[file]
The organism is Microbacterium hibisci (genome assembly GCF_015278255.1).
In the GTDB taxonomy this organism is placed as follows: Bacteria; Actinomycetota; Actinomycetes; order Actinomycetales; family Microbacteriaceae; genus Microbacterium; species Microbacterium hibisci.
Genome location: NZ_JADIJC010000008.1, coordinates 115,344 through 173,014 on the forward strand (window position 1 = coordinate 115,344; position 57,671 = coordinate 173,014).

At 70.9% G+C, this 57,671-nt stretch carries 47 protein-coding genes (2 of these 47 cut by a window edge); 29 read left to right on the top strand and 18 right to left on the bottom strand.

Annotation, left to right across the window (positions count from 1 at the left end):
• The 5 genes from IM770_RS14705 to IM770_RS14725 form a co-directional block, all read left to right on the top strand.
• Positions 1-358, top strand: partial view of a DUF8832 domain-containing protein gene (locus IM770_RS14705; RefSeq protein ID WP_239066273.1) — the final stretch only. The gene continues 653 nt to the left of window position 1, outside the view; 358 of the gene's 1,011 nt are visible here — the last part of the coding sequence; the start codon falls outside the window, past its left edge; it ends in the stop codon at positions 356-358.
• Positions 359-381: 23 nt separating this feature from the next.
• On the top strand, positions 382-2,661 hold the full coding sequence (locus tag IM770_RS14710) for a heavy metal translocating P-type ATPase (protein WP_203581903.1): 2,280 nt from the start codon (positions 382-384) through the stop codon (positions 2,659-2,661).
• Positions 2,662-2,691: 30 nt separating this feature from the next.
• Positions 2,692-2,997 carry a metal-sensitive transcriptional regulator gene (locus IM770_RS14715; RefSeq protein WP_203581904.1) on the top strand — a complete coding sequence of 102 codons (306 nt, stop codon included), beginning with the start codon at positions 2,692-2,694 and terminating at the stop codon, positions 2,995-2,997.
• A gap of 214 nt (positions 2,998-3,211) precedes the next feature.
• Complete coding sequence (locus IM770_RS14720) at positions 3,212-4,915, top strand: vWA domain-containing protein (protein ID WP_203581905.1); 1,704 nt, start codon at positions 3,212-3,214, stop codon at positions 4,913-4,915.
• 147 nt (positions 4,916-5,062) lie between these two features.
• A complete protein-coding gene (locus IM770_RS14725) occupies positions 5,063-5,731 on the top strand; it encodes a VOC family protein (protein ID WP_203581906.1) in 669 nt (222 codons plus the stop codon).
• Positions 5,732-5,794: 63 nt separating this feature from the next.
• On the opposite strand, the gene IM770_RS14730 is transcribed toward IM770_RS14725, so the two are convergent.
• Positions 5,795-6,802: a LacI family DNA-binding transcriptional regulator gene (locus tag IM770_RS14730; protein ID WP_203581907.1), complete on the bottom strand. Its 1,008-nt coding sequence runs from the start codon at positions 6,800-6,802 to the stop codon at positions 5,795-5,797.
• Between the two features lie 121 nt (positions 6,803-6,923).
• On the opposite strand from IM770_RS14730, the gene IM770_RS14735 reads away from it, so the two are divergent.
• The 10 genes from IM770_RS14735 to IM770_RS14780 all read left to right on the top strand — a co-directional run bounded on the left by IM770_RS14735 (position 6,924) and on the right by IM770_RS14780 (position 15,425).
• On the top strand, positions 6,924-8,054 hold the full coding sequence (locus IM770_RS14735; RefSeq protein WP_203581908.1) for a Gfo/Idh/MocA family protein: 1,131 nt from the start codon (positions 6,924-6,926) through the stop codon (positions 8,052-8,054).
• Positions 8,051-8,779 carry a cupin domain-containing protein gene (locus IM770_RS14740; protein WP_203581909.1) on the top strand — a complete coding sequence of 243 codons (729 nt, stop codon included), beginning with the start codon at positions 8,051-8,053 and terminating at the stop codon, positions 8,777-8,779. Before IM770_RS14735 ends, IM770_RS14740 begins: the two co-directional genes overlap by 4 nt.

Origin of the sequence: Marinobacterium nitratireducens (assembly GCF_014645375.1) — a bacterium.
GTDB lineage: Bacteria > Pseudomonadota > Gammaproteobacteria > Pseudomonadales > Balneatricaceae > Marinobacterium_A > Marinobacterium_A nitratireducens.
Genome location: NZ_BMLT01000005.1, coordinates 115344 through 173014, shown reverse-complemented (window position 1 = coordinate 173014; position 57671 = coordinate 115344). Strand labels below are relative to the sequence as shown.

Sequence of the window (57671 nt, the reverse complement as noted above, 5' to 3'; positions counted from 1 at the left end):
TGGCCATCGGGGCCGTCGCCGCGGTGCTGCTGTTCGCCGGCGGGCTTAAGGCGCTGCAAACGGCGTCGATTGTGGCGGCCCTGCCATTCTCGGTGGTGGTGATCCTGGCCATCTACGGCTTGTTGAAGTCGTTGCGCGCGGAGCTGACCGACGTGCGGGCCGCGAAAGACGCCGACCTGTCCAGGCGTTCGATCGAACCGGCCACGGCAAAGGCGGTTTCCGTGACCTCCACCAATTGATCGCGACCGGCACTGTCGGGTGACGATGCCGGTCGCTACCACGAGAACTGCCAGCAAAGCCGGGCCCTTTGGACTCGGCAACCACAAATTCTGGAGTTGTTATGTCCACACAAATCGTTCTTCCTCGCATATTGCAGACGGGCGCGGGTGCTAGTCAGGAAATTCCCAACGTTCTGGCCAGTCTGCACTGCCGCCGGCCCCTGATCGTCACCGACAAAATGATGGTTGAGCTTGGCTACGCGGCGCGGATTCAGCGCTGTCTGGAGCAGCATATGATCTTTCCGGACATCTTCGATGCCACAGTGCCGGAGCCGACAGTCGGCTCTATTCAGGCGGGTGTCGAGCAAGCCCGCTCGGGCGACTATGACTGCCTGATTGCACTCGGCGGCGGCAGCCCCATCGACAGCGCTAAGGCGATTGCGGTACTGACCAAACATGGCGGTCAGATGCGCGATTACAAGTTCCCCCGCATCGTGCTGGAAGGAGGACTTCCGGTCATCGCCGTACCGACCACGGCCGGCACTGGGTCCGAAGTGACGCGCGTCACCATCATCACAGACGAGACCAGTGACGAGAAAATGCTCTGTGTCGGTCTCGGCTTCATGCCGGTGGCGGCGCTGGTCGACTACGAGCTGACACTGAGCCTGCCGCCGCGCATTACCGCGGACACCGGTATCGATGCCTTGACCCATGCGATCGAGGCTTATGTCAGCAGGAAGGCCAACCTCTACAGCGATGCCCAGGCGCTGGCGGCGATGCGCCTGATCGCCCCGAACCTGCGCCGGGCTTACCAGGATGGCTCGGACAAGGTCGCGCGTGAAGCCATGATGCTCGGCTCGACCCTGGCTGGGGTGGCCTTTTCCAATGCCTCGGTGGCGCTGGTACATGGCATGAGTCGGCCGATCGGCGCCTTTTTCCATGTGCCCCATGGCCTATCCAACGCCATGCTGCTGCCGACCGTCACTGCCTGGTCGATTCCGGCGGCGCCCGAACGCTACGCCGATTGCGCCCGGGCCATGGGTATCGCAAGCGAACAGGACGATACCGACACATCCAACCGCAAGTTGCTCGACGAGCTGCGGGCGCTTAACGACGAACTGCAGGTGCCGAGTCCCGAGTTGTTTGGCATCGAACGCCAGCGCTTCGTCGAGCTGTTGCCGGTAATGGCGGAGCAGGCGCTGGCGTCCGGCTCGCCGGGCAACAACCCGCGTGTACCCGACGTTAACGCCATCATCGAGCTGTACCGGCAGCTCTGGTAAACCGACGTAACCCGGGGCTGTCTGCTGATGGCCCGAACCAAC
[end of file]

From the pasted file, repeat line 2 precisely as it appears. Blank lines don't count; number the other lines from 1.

In the GTDB taxonomy this organism is placed as follows: Bacteria; Actinomycetota; Actinomycetes; order Actinomycetales; family Microbacteriaceae; genus Microbacterium; species Microbacterium hibisci.